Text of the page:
One far fierce hour and sweet:
There was a shout about my ears,
And palms before my feet.

The last quatrain refers to Christ’s entry into Jerusalem on the original Palm Sunday, mounted on a donkey.

“This Fals World Is But Transitory”

Statue of William Dunbar in the Scottish National Portrait Gallery

William Dunbar (ca 1460-1530) was a great Scottish poet who is not much read these days—probably because the language has changed too much since his day. Still, there is power in his verse. Following is his “Lament for the Makers” (Makers meaning Poets):

I THAT in heill was and gladness
 Am trublit now with great sickness
 And feblit with infirmitie:—
         Timor Mortis conturbat me.
 Our plesance here is all vain glory,
 This fals world is but transitory,
 The flesh is bruckle, the Feynd is slee:—
         Timor Mortis conturbat me.
 The state of man does change and vary,
 Now sound, now sick, now blyth, now sary,
 Now dansand mirry, now like to die:—
         Timor Mortis conturbat me.
 No state in Erd here standis sicker;
 As with the wynd wavis the wicker
 So wannis this world's vanitie:—
         Timor Mortis conturbat me.
 Unto the Death gois all Estatis,
 Princis, Prelatis, and Potestatis,
 Baith rich and poor of all degree:—
         Timor Mortis conturbat me.
 He takis the knichtis in to the field
 Enarmit under helm and scheild;
 Victor he is at all mellie:—
         Timor Mortis conturbat me.
 That strong unmerciful tyrand
 Takis, on the motheris breast sowkand,
 The babe full of benignitie:—
         Timor Mortis conturbat me.
 He takis the campion in the stour,
 The captain closit in the tour,
 The lady in bour full of bewtie:—
         Timor Mortis conturbat me.
 He spairis no lord for his piscence,
 Na clerk for his intelligence;
 His awful straik may no man flee:—
         Timor Mortis conturbat me.
 Art-magicianis and astrologgis,
 Rethoris, logicianis, and theologgis,
 Them helpis no conclusionis slee:—
         Timor Mortis conturbat me.
 In medecine the most practicianis,
 Leechis, surrigianis, and physicianis,
 Themself from Death may not supplee:—
         Timor Mortis conturbat me.
 I see that makaris amang the lave
 Playis here their padyanis, syne gois to grave;
 Sparit is nocht their facultie:—
         Timor Mortis conturbat me.
 He has done petuously devour
 The noble Chaucer, of makaris flour,
 The Monk of Bury, and Gower, all three:—
         Timor Mortis conturbat me.
 The good Sir Hew of Eglintoun,
 Ettrick, Heriot, and Wintoun,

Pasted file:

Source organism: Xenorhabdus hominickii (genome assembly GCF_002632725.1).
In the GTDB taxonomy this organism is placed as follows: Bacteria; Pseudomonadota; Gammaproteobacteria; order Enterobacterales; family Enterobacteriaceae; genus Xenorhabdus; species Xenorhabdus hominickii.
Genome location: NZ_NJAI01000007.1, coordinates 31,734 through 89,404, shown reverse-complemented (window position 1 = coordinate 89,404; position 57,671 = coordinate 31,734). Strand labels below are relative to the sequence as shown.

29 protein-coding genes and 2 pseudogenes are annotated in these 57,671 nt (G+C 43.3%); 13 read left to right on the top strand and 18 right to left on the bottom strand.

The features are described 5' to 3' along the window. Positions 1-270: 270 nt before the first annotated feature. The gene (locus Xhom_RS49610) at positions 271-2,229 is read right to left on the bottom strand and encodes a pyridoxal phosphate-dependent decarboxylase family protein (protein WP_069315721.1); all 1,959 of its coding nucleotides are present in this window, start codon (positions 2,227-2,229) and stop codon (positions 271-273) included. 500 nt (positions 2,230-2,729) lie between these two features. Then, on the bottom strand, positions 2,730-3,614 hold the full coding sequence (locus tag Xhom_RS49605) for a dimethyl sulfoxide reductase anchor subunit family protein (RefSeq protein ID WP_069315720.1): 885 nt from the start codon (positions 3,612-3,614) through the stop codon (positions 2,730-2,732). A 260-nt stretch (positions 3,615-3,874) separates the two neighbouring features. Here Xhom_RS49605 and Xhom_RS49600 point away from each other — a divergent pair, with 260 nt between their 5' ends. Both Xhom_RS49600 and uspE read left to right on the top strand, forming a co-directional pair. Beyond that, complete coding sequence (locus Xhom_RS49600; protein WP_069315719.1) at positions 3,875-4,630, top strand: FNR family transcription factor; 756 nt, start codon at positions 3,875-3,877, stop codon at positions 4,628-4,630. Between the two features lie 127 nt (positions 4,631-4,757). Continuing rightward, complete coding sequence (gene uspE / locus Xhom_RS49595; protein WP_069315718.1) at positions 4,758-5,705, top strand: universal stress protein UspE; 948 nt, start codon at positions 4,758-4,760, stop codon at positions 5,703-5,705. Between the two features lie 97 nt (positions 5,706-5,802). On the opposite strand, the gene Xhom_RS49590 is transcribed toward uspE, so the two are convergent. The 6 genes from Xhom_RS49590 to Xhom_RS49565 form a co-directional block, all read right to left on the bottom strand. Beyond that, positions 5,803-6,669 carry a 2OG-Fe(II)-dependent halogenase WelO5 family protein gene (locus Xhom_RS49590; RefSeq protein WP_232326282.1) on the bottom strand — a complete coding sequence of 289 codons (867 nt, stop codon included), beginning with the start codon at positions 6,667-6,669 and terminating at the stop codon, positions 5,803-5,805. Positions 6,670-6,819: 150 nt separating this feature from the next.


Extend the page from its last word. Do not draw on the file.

He has tane out of this cuntrie:—
         Timor Mortis conturbat me.
 That scorpion fell has done infeck
 Maister John Clerk, and James Afflek,
 Fra ballat-making and tragedie:—
         Timor Mortis conturbat me.
 Holland and Barbour he has berevit;
 Alas! that he not with us levit
 Sir Mungo Lockart of the Lee:—
         Timor Mortis conturbat me.
 Clerk of Tranent eke he has tane,
 That made the anteris of Gawaine;
 Sir Gilbert Hay endit has he:—
         Timor Mortis conturbat me.
 He has Blind Harry and Sandy Traill
 Slain with his schour of mortal hail,
 Quhilk Patrick Johnstoun might nought flee:—
         Timor Mortis conturbat me.
 He has reft Merseir his endite,
 That did in luve so lively write,
 So short, so quick, of sentence hie:—
         Timor Mortis conturbat me.
 He has tane Rowll of Aberdene,
 And gentill Rowll of Corstorphine;
 Two better fallowis did no man see:—
         Timor Mortis conturbat me.
 In Dunfermline he has tane Broun
 With Maister Robert Henrysoun;
 Sir John the Ross enbrast has he:—
         Timor Mortis conturbat me.
 And he has now tane, last of a,
 Good gentil Stobo and Quintin Shaw,
 Of quhom all wichtis hes pitie:—
         Timor Mortis conturbat me.
 Good Maister Walter Kennedy
 In point of Death lies verily;
 Great ruth it were that so suld be:—
         Timor Mortis conturbat me.
 Sen he has all my brether tane,
 He will naught let me live alane;
 Of force I man his next prey be:—
         Timor Mortis conturbat me.
 Since for the Death remeid is none,
 Best is that we for Death dispone,
 After our death that live may we:—
         Timor Mortis conturbat me.

The Latin refrain means “Fear of death disturbs me.” Sorry to spring something so tricky on you, but however much the language has changed, the greatness shines through.

Wild Nights

Emily Dickinson (1830-1886)

There is probably no woman in the history of our country’s literature who is worthy to touch the hem of Emily Dickinson’s garb. In our obsession with the “Great American Novel,” we have quite forgotten that we have no other real claimants to the title of “Great American Poetess.” And by “Poetess,” I do not mean to belittle her excellence. She stands side by side with Walt Whitman, Robert Frost, Edgar Allan Poe, and Ezra Pound—and not so much as a half step behind any of them. She is, in sum, a national treasure.